A Platform for innovation procurement was established by the French government with a goal of encouraging the purchase of innovative products and services by all public authorities. It supports authorities in defining and analysing a performance axis "innovation" for each procurement strategy. Moreover, it creates links between public purchasers and enterprises generating (social) innovation.

ProZorro is a public e-procurement system in Ukraine which digitises and opens up all the information about public tenders (including the offers put forward by private companies) for anyone – civil society, journalists, the public, business and government – to view.

SIC’s recommendations for making public procurement a better driver of social innovation:
  1. Cities, regions and national governments should set up (socially) sustainable procurement strategies including measures that create opportunities to bring public authorities and social innovators together for dialogue and potential collaboration.
  2. Consider establishing Multi-stakeholder Sustainable Procurement Committees (including representatives of different departments of the public authority, civil society, etc.) to improve the relevance and impact of these strategies.
  3. Explore different forms of public-social-private cooperation that might not be part of procurement procedures and how their results (definition of values and real needs, development of ideas, mapping of competences, etc. ) might also feed into procurement with better socially innovative outcomes.
  4. Update guidelines - such as the European Commission notice “Guidance on Innovation Procurement” - to include a a stronger focus on social innovation, as well as strategies to make it easier to involve smaller (social) actors in public procurement procedures.
  5. Increase capacity-building for policymakers and administration at national and regional/local level. This could be realised using specifically earmarked ESIF financing, European Commission training for public authorities or European peer-learning programmes and pilot projects.
  6. Social (innovation) procurement must become part of the curricula of Institutes for Public Administration, university courses on administrative sciences and other educational/training institutions.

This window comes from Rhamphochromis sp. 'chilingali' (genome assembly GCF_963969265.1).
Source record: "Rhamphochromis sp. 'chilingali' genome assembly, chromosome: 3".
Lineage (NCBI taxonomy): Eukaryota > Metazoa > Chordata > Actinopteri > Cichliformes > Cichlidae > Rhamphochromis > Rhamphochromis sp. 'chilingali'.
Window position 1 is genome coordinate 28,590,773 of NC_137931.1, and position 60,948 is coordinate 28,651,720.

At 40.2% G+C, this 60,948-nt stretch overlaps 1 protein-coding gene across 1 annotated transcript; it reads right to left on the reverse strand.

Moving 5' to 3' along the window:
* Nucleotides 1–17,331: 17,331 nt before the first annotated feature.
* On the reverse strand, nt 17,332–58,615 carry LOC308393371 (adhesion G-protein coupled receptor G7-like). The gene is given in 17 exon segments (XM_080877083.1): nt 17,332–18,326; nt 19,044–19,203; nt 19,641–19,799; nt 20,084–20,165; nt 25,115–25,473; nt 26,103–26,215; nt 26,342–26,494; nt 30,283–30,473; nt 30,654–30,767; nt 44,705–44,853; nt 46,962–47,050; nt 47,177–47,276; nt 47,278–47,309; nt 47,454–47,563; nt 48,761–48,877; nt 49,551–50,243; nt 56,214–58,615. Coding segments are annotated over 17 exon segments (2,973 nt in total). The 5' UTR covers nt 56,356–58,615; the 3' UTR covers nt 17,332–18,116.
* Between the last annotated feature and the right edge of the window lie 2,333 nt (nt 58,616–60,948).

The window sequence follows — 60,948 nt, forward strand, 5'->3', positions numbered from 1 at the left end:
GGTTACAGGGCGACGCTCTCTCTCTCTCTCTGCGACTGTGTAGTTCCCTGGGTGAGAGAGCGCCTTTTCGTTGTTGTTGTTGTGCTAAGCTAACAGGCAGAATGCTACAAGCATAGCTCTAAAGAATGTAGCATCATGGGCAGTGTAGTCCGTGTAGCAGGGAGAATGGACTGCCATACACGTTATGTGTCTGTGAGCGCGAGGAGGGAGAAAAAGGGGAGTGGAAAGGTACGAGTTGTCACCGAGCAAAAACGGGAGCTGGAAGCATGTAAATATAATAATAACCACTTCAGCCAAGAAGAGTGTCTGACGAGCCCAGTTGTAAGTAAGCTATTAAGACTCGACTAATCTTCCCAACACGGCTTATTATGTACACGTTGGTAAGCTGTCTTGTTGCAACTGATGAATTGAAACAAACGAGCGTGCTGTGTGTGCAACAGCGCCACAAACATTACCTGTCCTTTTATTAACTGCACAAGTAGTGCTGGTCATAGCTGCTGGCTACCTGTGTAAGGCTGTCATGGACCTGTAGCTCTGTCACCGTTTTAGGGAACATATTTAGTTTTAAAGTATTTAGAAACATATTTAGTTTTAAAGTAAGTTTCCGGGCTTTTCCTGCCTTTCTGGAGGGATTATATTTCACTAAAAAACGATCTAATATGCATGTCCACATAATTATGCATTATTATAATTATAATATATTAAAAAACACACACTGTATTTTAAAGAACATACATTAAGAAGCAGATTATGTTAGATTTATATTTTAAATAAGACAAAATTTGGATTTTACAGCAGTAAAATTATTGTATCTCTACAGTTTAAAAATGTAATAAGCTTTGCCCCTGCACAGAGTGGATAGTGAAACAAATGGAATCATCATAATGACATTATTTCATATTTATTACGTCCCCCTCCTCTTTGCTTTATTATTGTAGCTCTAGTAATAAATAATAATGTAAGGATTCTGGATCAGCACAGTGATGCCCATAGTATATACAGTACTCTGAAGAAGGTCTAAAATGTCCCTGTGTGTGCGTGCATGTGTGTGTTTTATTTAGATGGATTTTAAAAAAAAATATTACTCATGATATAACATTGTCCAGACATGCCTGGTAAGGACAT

7. Policymakers and administrations should consider re-decentralising public procurement, where appropriate, to make it more tailored to the specific local situation and allow flexibility in reducing contract sizes so that they are more accessible for (smaller) social actors.
  8. Organise “Pathfinder Study Visits” for public administration to gain exposure to organisations contributing to social innovation, and to create opportunities for peer learning and training across Europe. This should be combined with better cross-departmental cooperation to improve knowledge and encourage procurement of socially innovative products and services in their specific local context.

2019 – our work on public procurement for social innovation continues…

Our work on social innovation in public procurement does not stop here. As part of REVES’s ongoing work, REVES (the European Network of Cities and Regions for the Social Economy) will continue following procurement practices – and alternatives to procurement – applied by cities and regions.

REVES is also part of the "Buying for Social Impact" Consortium (#Buying4SocialImpact) which has been mandated by the European Commission to organise training sessions on the application of EU directive EC/24/2014 (that opens up new opportunities to boost social impact and social innovation) in several EU Member States.

In case you would like to know more on activities/initiatives going on in your country, you have any questions or you would like to share good practices from your city or region, please get in touch at:

Link to the more detailed Public Procurement Pathfinders policy paper.

Photo Credit: wuestenigel - Flickr via Compfight cc